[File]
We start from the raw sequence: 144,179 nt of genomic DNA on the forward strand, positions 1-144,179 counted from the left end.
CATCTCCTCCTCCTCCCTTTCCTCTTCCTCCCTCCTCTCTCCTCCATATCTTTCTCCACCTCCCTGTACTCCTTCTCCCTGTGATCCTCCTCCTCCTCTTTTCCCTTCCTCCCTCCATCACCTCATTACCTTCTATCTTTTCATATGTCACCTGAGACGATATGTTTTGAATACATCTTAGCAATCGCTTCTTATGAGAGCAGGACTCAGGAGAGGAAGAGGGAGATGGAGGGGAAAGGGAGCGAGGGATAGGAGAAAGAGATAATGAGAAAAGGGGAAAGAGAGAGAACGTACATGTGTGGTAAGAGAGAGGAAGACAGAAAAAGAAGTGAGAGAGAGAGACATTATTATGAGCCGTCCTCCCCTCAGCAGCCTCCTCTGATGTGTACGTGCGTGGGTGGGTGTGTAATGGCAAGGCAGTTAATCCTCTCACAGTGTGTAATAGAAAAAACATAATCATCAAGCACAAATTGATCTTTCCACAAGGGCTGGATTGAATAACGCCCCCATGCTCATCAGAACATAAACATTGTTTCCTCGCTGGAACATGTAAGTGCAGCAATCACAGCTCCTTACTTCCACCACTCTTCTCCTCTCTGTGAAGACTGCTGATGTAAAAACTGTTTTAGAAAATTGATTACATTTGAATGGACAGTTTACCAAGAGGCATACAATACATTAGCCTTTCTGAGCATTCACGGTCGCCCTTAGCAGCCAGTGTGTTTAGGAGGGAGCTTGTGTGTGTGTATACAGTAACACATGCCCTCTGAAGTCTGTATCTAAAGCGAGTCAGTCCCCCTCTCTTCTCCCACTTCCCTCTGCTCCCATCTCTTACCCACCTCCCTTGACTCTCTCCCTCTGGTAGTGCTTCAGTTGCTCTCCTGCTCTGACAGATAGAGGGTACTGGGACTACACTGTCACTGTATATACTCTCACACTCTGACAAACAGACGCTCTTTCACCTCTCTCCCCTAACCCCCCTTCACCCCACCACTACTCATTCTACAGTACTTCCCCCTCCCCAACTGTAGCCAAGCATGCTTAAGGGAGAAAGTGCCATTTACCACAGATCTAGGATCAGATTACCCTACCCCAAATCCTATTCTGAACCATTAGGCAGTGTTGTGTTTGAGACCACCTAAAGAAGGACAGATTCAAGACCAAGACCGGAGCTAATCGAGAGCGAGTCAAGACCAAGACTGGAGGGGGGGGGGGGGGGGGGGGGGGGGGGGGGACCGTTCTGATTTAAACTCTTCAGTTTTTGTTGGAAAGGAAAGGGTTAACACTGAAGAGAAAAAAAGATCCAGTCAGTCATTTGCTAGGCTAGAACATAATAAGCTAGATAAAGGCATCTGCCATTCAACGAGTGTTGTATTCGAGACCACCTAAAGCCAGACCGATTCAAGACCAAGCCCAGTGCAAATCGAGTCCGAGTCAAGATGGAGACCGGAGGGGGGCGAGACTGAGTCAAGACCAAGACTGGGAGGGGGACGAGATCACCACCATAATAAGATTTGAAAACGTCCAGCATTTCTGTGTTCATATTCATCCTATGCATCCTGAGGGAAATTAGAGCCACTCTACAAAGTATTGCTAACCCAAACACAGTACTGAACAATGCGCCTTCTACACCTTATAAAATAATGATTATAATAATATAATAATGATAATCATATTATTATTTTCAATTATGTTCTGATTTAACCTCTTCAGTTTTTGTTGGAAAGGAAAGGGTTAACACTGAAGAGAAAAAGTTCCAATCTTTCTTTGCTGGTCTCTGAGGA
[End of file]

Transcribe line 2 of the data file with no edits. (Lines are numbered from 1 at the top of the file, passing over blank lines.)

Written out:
CATCTCCTCCTCCTCCCTTTCCTCTTCCTCCCTCCTCTCTCCTCCATATCTTTCTCCACCTCCCTGTACTCCTTCTCCCTGTGATCCTCCTCCTCCTCTTTTCCCTTCCTCCCTCCATCACCTCATTACCTTCTATCTTTTCATATGTCACCTGAGACGATATGTTTTGAATACATCTTAGCAATCGCTTCTTATGAGAGCAGGACTCAGGAGAGGAAGAGGGAGATGGAGGGGAAAGGGAGCGAGGGATAGGAGAAAGAGATAATGAGAAAAGGGGAAAGAGAGAGAACGTACATGTGTGGTAAGAGAGAGGAAGACAGAAAAAGAAGTGAGAGAGAGAGACATTATTATGAGCCGTCCTCCCCTCAGCAGCCTCCTCTGATGTGTACGTGCGTGGGTGGGTGTGTAATGGCAAGGCAGTTAATCCTCTCACAGTGTGTAATAGAAAAAACATAATCATCAAGCACAAATTGATCTTTCCACAAGGGCTGGATTGAATAACGCCCCCATGCTCATCAGAACATAAACATTGTTTCCTCGCTGGAACATGTAAGTGCAGCAATCACAGCTCCTTACTTCCACCACTCTTCTCCTCTCTGTGAAGACTGCTGATGTAAAAACTGTTTTAGAAAATTGATTACATTTGAATGGACAGTTTACCAAGAGGCATACAATACATTAGCCTTTCTGAGCATTCACGGTCGCCCTTAGCAGCCAGTGTGTTTAGGAGGGAGCTTGTGTGTGTGTATACAGTAACACATGCCCTCTGAAGTCTGTATCTAAAGCGAGTCAGTCCCCCTCTCTTCTCCCACTTCCCTCTGCTCCCATCTCTTACCCACCTCCCTTGACTCTCTCCCTCTGGTAGTGCTTCAGTTGCTCTCCTGCTCTGACAGATAGAGGGTACTGGGACTACACTGTCACTGTATATACTCTCACACTCTGACAAACAGACGCTCTTTCACCTCTCTCCCCTAACCCCCCTTCACCCCACCACTACTCATTCTACAGTACTTCCCCCTCCCCAACTGTAGCCAAGCATGCTTAAGGGAGAAAGTGCCATTTACCACAGATCTAGGATCAGATTACCCTACCCCAAATCCTATTCTGAACCATTAGGCAGTGTTGTGTTTGAGACCACCTAAAGAAGGACAGATTCAAGACCAAGACCGGAGCTAATCGAGAGCGAGTCAAGACCAAGACTGGAGGGGGGGGGGGGGGGGGGGGGGGGGGGGGGACCGTTCTGATTTAAACTCTTCAGTTTTTGTTGGAAAGGAAAGGGTTAACACTGAAGAGAAAAAAAGATCCAGTCAGTCATTTGCTAGGCTAGAACATAATAAGCTAGATAAAGGCATCTGCCATTCAACGAGTGTTGTATTCGAGACCACCTAAAGCCAGACCGATTCAAGACCAAGCCCAGTGCAAATCGAGTCCGAGTCAAGATGGAGACCGGAGGGGGGCGAGACTGAGTCAAGACCAAGACTGGGAGGGGGACGAGATCACCACCATAATAAGATTTGAAAACGTCCAGCATTTCTGTGTTCATATTCATCCTATGCATCCTGAGGGAAATTAGAGCCACTCTACAAAGTATTGCTAACCCAAACACAGTACTGAACAATGCGCCTTCTACACCTTATAAAATAATGATTATAATAATATAATAATGATAATCATATTATTATTTTCAATTATGTTCTGATTTAACCTCTTCAGTTTTTGTTGGAAAGGAAAGGGTTAACACTGAAGAGAAAAAGTTCCAATCTTTCTTTGCTGGTCTCTGAGGA